From Google Translate to machine translation software for businesses: letting a computer take care of your translation needs seems like the ultimate language solution – but is it too good to be true and will this new technology put us mere human translators out of a job?
An excellent example of MT is Google Translate, which most of us will have used at some point – whether for work, travel or sheer amusement. Text in language X goes in, text in language Y comes out. It may seem simple, but the technology behind these programs is actually pretty complex.
There are a few different types of MT systems out there ranging from dictionary- and grammar-based programs to more intuitive systems that learn as they work and are centred around a corpus of previous translation/source pairs. They are often highly customisable and can be adapted to include brand- or sector-specific vocabulary. However, this is usually a lengthy and expensive process that requires a linguistic technician.
MT really comes into its own when a speedy translation is required for internal purposes, for example as part of a research project or for understanding correspondence in a foreign language. Aside from the excellent customisable features mentioned above, most MT providers offer a secure cloud service to store the masses of data needed to run such programs. Security is essential where sensitive material is involved and Google Translate might not be as secure as you think. (For more information on using Google Translate for business see our upcoming blog “Google Translate”).
The main disadvantage with MT is the level of fluency and accuracy of the translations produced. This isn’t so much of a problem with low visibility texts intended for internal use, but for texts which require a highly-polished feel, like correspondence with clients or marketing brochures, MT just won’t cut it. We’ve all seen some of the stilted, odd-sounding translations that Google Translate comes up with, but one thing to bear in mind is that computers do not have the nuanced sense of register or politeness that we do and there’s a good chance your important e-mail won’t sound quite as you meant it.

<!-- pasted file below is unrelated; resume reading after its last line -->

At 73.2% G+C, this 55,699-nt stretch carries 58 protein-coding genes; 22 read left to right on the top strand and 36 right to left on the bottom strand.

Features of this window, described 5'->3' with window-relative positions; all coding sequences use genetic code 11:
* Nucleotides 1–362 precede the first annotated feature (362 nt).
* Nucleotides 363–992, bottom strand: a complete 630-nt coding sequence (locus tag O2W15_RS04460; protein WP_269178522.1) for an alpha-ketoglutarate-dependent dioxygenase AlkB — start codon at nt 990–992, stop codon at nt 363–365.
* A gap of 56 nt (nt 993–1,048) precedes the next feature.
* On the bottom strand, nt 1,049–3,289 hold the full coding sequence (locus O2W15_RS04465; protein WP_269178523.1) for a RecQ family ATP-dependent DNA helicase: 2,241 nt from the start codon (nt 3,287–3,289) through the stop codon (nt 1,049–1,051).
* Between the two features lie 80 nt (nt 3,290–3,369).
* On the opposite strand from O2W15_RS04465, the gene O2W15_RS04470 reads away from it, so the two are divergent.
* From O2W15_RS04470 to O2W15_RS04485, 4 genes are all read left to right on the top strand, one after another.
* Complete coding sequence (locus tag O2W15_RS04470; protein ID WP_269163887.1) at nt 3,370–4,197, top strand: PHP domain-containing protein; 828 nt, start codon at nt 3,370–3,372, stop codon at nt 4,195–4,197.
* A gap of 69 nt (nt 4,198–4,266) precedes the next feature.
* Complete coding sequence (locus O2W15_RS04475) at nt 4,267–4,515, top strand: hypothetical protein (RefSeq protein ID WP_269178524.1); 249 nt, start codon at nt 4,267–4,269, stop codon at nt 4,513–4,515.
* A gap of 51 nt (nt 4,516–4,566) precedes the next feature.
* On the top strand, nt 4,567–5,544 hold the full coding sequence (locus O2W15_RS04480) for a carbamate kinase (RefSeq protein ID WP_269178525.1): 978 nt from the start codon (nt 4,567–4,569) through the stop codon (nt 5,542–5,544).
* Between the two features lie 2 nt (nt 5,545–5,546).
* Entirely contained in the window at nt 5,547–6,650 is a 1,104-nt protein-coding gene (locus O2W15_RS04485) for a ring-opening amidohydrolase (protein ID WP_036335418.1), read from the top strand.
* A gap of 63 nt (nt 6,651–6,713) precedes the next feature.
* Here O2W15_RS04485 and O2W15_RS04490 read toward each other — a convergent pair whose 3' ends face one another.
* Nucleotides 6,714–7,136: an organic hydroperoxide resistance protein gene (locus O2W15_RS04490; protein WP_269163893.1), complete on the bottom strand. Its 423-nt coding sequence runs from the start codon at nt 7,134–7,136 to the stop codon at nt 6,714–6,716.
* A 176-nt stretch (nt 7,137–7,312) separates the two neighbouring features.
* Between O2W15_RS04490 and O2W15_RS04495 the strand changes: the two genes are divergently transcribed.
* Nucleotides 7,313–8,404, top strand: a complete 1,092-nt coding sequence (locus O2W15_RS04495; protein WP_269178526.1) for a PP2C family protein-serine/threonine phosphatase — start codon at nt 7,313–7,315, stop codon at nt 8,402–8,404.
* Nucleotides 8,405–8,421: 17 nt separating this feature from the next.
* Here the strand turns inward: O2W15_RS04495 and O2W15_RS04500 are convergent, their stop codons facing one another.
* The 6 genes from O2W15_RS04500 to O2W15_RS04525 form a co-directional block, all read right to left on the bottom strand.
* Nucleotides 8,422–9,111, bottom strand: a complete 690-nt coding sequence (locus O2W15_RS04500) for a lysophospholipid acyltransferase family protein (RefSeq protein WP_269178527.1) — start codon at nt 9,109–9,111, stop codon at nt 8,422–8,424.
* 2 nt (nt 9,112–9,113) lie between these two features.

Similarly, accuracy in technical or legal translations, such as a supply agreement, is paramount if all parties are to be adequately informed. There’s no guarantee a computer will understand the context or nuances of a text as well as a human translator. Professional translators aim to produce translations that read fluently, not like translations, and pay particular attention to ensuring the target text is accurate and loyal to the source.
Machine translation post-editing (MTPE) is becoming increasingly popular and involves a human reviewer checking a machine translation. This may seem like a match made in heaven but translation quality can often be so unreliable that proofreaders need to spend much more time checking than expected. Companies can find themselves paying more than they would have for a professional human translation.
This doesn’t mean that MT isn’t making its way into the translation company’s arsenal, however. Coupled with our already beloved computer aided translation (CAT) tools (see our blog on CAT tools “A peek inside a translator’s toolbox: CAT tools”, coming soon), MT can speed up human translator selection by clarifying the subject matter of source texts, particularly in more unusual languages. And its growing acceptance as a fast, inexpensive “gisting” tool across wide areas of international business, health care, technology and academia can only be good news for professional translation services when something rather more than just “the gist” is required.
So, I don’t think we’re about to see the dawn of a purely automated translation industry. MT has come on leaps and bounds in recent years and is sure to develop far beyond the realms of our imagination. It has undoubtedly made a home for itself in the world of business but, when it comes to the written word, there really is very often no substitute for the human touch. No, we’re here to stay!